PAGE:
Just over a month ago, the Supreme Court unanimously held that an employer violates Title VII of the Civil Rights Act if it takes action against an employee who is in the same “zone of interest” as another employee who complains about unlawful harassment in the workplace.
Yesterday, in an opinion written by Justice Antonin Scalia, the Court in Staub v. Proctor Hospital once again unanimously made it easier for individuals to pursue discrimination claims against their current and former employers. You can read a copy of the Court’s opinion here.
My analysis and the immediate impact this opinion will have on employers after the jump.
Staub’s supervisors were not too keen on his military obligations
Vincent Staub, an angiography technician and a member of the United States Army Reserve, worked for Proctor Hospital. Both his immediate supervisor (Mulally) and Mulally’s supervisor (Korenchuk) did not like that Staub had military obligations.
Mulally gave Staub a disciplinary warning in the form of a Corrective Action. After receiving a report from Korenchuk that Staub had violated the Corrective Action, Proctor’s vice president of human resources (Buck) reviewed Staub’s personnel file and decided to fire him.
Staub sued Proctor under the Uniformed Services Employment and Reemployment Rights Act of 1994 (USERRA), which forbids an employer to deny “employment, reemployment, retention in employment, promotion, or any benefit of employment” based on a person’s “membership” in or “obligation to perform service in a uniformed service,” 38 U. S. C. §4311(a), and provides that liability is established “if the person’s membership . . . is a motivating factor in the employer’s action,” §4311(c).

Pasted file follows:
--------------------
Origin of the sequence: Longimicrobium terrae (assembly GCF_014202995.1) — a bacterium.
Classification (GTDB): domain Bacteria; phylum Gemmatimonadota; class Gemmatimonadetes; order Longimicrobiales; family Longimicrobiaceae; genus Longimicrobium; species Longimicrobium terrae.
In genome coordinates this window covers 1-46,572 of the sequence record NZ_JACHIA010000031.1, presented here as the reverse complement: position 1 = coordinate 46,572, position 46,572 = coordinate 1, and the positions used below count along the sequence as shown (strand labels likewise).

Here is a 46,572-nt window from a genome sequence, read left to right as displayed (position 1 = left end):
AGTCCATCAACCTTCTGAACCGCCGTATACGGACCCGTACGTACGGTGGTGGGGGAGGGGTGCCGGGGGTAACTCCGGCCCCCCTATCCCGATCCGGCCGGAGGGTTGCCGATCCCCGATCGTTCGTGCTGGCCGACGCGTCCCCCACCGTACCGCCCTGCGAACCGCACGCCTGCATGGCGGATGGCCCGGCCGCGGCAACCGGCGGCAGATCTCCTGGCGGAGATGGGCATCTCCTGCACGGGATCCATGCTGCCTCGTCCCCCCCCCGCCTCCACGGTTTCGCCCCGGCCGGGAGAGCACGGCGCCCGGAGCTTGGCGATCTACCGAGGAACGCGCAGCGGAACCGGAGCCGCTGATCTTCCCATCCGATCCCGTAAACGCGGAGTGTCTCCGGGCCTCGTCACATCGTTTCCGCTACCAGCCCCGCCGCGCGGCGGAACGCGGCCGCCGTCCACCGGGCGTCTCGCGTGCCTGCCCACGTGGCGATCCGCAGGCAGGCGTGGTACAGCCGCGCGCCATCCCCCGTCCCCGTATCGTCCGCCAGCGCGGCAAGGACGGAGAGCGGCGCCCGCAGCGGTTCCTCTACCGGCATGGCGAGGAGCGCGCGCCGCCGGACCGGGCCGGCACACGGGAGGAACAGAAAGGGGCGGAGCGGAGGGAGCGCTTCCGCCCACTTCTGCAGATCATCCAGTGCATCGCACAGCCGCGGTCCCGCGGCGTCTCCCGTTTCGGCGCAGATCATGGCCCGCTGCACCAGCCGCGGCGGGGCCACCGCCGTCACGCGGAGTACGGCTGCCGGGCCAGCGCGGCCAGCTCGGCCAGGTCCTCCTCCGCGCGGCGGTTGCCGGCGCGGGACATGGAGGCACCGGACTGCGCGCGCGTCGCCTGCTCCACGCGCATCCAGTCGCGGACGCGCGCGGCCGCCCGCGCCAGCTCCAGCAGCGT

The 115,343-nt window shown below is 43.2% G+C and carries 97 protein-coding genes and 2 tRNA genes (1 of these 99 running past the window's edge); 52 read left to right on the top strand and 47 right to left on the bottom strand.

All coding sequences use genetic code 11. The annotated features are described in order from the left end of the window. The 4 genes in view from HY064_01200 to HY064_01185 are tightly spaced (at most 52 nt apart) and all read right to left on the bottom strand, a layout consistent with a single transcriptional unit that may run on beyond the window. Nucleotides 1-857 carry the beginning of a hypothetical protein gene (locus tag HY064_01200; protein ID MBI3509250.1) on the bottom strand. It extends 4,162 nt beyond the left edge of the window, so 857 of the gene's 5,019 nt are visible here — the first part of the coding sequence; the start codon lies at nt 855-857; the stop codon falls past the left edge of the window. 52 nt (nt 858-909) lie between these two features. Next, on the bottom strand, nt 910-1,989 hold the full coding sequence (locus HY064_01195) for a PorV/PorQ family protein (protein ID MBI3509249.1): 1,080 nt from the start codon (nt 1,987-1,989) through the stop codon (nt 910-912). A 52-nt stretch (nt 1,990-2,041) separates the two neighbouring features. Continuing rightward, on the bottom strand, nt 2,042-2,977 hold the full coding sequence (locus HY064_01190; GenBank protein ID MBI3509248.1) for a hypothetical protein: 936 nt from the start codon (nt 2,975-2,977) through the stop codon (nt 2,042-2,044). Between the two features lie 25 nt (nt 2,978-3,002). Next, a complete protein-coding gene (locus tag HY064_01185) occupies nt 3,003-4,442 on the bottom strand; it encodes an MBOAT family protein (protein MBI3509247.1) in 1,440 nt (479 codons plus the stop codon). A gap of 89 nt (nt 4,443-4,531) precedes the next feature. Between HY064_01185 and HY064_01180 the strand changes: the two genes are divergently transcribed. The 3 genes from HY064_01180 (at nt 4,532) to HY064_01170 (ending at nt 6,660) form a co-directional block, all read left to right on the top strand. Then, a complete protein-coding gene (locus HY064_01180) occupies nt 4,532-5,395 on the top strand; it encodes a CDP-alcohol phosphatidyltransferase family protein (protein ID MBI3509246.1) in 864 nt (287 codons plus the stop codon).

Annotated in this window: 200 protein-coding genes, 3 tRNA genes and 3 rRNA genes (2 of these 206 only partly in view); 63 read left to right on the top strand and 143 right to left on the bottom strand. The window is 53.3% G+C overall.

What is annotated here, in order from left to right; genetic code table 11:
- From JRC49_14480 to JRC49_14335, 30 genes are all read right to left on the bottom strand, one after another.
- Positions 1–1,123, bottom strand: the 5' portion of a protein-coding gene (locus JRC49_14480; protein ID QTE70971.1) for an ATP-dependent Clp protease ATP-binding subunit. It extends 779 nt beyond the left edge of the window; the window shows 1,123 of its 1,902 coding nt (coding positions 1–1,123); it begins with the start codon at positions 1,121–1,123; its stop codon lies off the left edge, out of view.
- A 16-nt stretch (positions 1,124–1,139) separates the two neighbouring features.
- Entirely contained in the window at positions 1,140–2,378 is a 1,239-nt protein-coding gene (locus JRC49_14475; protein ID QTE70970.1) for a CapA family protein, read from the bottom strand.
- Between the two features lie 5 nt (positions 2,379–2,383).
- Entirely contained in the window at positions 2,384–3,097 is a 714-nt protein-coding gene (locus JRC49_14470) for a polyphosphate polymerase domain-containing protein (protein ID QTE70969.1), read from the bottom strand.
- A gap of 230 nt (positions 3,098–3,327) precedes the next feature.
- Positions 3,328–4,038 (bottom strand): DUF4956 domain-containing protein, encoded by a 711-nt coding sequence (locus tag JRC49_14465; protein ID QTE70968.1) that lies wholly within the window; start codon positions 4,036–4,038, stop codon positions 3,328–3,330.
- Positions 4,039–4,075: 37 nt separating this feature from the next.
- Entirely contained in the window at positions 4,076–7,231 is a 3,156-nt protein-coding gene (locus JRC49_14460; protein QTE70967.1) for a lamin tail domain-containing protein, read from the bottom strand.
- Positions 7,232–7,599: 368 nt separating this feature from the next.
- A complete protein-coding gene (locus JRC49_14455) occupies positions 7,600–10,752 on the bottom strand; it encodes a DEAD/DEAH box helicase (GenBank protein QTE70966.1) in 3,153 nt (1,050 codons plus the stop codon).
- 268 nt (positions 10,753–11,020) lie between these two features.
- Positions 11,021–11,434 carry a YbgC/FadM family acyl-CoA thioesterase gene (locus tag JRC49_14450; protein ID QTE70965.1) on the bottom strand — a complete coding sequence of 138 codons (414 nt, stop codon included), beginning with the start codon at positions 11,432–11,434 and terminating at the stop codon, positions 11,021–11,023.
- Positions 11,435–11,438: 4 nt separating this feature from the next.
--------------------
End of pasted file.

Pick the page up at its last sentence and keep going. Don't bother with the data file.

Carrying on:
Notably, Staub did not contend that hostility to his military obligations motivated Buck. Rather, Staub alleged that Mulally and Korenchuk were, and that their actions influenced Buck’s decision. This is what is known as the “Cat’s Paw” theory.
The Third Circuit (which covers PA, NJ, DE and USVI) has remained largely silent on this issue, with its clearest pronouncement coming in Abramson v. William Paterson College of New Jersey, 260 F.3d 265, 286 (3d Cir. 2001). In Abramson, the Third Circuit held the plaintiff’s employer liable for the discriminatory animus of two of the plaintiff’s supervisors, even though the supervisors did not make the actual decision to deny the plaintiff tenure.
The U.S. Supreme Court holds that the ultimate decisionmaker’s motives
don’t matter if another supervisor’s discrimination motivates the firing.
If a supervisor performs an act motivated by anti-military animus that the supervisor intends to cause an adverse employment action, and if that act helps get the employee fired, then the employer is liable under USERRA. According to the Supreme Court, this was precisely the case in Staub.
Animus and responsibility for the adverse action can both be attributed to the earlier agent (here, Staub’s supervisors) if the adverse action is the intended consequence of that agent’s discriminatory conduct. So long as the agent intends, for discriminatory reasons, that the adverse action occur, he has the scienter required to be liable under USERRA. And it is axiomatic under tort law that the exercise of judgment by the decisionmaker does not prevent the earlier agent’s action (and hence the earlier agent’s discriminatory animus) from being the proximate cause of the harm. Proximate cause requires only “some direct relation between the injury asserted and the injurious conduct alleged,” and excludes only those “link[s] that are too remote, purely contingent, or indirect.”